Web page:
Joseph F. Berenato
Crowds return for Mt. Carmel Feast
Faith, food, fun, family, friends & fireworks
HAMMONTON—A throng of faithful came out to participate in the 146th annual religious procession celebrating the Feast of Our Lady of Mt. Carmel, held at 4 p.m. on July 16.
After a pared down celebration in 2020 due to the pandemic, this year’s celebration—which ran from July 15 to July 20, complete with carnival games, midway games, food stands galore, the aforementioned procession and fireworks at 10 p.m. on July 16—was a return to form.
“We’re very blessed to have the ability now to do it like we’ve always done it. Last year was something that we all had to adjust to, but I’m proud of the members in our organization that we’re able to continue that tradition,” Louis Pantalone, the president of the Our Lady of Mt. Carmel Society, told The Gazette on July 16.
Pantalone said that the members of the society were grateful for the opportunity—and the size of the crowds—despite oppressive temperatures.
“We are grateful—although it is extremely warm, so we’re worried about that for a number of reasons, but we’ll take the appropriate safety precautions. We anticipate the crowd to be in excess of 30,000 today. We’re really excited. Last night was a record crowd for an opening night, and we probably had close to 12,000 or 13,000 people here for that. We’re thankful that everybody still remembers, and they want to be a part of it,” Pantalone said.
Susan Davidow, the director of marketing for St. Mary of Mt. Carmel Parish, said that things “are great this year.”
“On our opening night, we had a fantastic night. We were very crowded; it was a good crowd. We ran out of food. It was excellent; it was beyond our expectations. It was great,” Davidow said.
One of the draws to the food stands at St. Joseph Church were the Tarantini Panzarottis. Frank Tarantini, whose mother first brought the fried delight to the United States, was on hand for their production and distribution.
“My mother used to make them by hand. Now, we have a machine a mile long to make the panzarottis. We mass produce them, and we came up with the minis, the little ones. People love them. They’re better than the big ones; I sold more than 400 between last night and this morning. In another hour or two, we’ll sell out,” Tarantini said.
For many who attend the festivities on July 16—like Michele Allesandrine and her mother, Marian Allesandrine—food is a large part of the tradition.
“It’s a tradition on the 16th for the Feast. We always come for the Feast—and for sausage and peppers and pizza,” Michele Allesandrine said.
Marian Allesandrine agreed with her daughter, noting that the stand itself didn’t matter as long as the food was good.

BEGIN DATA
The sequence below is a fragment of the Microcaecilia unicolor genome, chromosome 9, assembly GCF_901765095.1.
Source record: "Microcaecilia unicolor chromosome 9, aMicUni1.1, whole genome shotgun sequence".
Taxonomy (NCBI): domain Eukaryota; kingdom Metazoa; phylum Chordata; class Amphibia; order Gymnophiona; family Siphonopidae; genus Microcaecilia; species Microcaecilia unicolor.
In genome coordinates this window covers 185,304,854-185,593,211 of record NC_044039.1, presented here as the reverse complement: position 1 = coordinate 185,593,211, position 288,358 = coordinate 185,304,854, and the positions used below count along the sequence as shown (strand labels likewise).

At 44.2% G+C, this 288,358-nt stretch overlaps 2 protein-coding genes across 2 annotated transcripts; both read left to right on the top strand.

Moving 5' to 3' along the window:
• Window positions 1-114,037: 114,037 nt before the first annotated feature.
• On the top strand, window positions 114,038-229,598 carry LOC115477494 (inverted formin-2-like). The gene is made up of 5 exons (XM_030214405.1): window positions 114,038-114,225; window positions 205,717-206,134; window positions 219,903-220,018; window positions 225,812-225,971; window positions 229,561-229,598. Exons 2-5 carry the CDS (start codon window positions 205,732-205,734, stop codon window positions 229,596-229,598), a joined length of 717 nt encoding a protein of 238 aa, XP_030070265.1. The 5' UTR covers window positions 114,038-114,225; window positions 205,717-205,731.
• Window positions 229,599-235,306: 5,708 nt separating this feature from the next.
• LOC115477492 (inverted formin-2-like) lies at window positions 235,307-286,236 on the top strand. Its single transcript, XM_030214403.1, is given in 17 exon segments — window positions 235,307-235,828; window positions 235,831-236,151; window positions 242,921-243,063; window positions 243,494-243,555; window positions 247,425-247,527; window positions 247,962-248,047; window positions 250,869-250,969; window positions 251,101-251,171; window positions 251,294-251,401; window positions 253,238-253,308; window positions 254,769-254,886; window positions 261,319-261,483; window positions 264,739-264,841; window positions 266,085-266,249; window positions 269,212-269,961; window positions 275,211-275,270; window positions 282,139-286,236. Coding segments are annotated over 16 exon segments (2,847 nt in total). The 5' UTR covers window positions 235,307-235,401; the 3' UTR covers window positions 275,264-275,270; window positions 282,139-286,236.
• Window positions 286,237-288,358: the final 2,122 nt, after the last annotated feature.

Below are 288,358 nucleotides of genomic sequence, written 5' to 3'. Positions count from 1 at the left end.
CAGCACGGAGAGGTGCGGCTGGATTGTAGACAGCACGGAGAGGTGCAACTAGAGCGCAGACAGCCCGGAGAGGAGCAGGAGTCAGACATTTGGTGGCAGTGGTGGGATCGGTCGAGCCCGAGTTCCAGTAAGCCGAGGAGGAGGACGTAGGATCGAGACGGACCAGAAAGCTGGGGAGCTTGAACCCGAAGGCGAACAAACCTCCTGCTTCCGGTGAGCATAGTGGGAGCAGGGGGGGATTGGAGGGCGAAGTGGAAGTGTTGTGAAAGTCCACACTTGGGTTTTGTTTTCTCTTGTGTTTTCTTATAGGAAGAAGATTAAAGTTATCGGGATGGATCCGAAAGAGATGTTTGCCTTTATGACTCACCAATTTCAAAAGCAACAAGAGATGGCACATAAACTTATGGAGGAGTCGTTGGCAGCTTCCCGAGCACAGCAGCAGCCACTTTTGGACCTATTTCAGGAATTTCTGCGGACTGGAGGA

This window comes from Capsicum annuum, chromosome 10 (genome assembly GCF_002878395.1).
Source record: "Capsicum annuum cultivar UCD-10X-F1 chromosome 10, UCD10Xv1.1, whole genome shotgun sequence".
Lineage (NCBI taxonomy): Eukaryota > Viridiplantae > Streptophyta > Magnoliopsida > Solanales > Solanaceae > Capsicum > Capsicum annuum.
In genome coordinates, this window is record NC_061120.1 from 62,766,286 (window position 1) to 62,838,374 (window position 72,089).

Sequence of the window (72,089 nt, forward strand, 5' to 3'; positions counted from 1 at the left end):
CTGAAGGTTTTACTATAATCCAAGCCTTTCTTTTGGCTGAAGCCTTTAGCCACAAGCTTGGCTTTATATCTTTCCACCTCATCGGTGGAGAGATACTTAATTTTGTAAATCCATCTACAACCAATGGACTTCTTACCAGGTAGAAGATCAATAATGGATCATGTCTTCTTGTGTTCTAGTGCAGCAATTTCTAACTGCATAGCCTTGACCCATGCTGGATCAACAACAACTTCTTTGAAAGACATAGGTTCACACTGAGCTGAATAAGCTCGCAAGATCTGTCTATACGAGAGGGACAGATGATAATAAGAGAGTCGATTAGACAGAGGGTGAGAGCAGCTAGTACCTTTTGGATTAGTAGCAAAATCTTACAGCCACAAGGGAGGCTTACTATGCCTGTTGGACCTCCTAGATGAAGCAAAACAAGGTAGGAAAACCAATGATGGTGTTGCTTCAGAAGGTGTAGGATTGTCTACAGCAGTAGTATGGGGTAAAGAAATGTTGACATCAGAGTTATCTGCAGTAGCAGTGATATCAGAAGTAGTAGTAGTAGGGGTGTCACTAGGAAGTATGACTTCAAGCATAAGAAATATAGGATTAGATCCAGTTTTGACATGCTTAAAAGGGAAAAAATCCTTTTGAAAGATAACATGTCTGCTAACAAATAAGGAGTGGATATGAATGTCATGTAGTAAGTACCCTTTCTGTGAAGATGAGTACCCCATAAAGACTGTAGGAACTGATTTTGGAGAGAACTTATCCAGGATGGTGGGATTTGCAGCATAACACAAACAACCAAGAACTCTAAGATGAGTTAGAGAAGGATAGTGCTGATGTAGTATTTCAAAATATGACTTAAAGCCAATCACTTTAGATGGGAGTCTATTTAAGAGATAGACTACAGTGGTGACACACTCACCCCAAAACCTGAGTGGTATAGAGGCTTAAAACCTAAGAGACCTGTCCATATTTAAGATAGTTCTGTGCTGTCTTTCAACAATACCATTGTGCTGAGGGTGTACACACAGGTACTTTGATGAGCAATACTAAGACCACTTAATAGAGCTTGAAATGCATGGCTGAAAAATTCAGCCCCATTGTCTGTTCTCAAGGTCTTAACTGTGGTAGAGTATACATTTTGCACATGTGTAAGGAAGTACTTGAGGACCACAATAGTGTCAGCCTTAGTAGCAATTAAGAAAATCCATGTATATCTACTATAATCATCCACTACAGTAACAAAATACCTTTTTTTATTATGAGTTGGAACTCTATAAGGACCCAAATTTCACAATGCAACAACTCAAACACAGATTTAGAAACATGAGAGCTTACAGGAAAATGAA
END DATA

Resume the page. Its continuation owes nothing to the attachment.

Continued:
“I’ve been coming here about 40 or 50 years. This was the first one we saw, and we were hungry,” she said.
Things were also busy at the Our Lady of Mt. Carmel Society hall on July 16, as people eagerly awaited the start of the procession.
“I’ve been coming to the carnival all my life; my family belongs to the Mt. Carmel Society,” said Kathy Longo, who was seated with her son, Chuck Palmieri, and their friends Frank DeMarco and Brian Dunnigan.
DeMarco echoed Longo’s sentiments.
“I’ve been coming here for a long time, and I love it. I love the whole place over here,” DeMarco said.
In advance of the procession, Davidow said that they were anticipating even higher numbers to frequent the parish’s food stands.
“Today’s Feast Day, so, if we thought we were busy yesterday, we’re probably going to be twice as busy today. Between here and Mt. Carmel Society, it’s been great,” Davidow said.
The Rev. David Rivera, the pastor of Our Lady of Mt. Carmel Parish, concurred with Davidow.
“We did very well for opening night. I think people were just anxious to get out; they’re excited to go do something. We’re expecting larger-than-average crowds for the whole feast, and it seems that everyone is reporting that. Assumption Society ran out of food, we ran out of food at some booths, so it’s good stuff. It’s good to see people out again,” Rivera said.
Sal Mazza, the president of the Our Lady of Assumption Society, confirmed Rivera’s assessment.
“We’ve been really busy, thank the good Lord; we’ve been super busy,” Mazza said.
That stand opened two days in advance of the feast proper, and began selling food on July 13. Mazza attributed the success of the stand to the individuals who volunteered their time.
“I’m so happy that we got the volunteers to help us out, because it’s really hard to get volunteers out here. We’ve really been working hard, and it’s fantastic this year. Everybody’s telling me that they’ve been cooped in and they want to get out,” Mazza said.
The various food stands aren’t the only reasons that people flocked to the Feast of Our Lady of Mt. Carmel.
For Dana Marinari and her daughter, Deanna, the carnival rides held their own allure.
“I used to go to St. Joe, and my mom taught there, so this is our thing. We come to the carnival every year,” Dana Marinari said.
For Pantalone, the one aspect of the Feast of Our Lady of Mt. Carmel—and the one part that continued unabated in 2020—is the religious procession itself.
“To us, that was the most important part. Whether we had the carnival or food stand or anything last year, it was the procession that mattered, and that’s why we’re here,” Pantalone said.
One change in last year’s procession that continued this year was the use of the society’s statue of Our Lady of Mt. Carmel in lieu of the one in St. Joseph’s Church.
“Last year was probably the first time we used our statue, and we’re using it again. The reason for that is, working with Father, we thought it’d be important that people who can’t get here, or they come while Blessed Mother is on the road, they’ll be able to see her in there. We’re using ours for the procession, and the Blessed Mother will remain in the church for people to see all throughout the day,” Pantalone said.
Rivera commented on the relationship between the parish and the Our Lady of Mt. Carmel Society.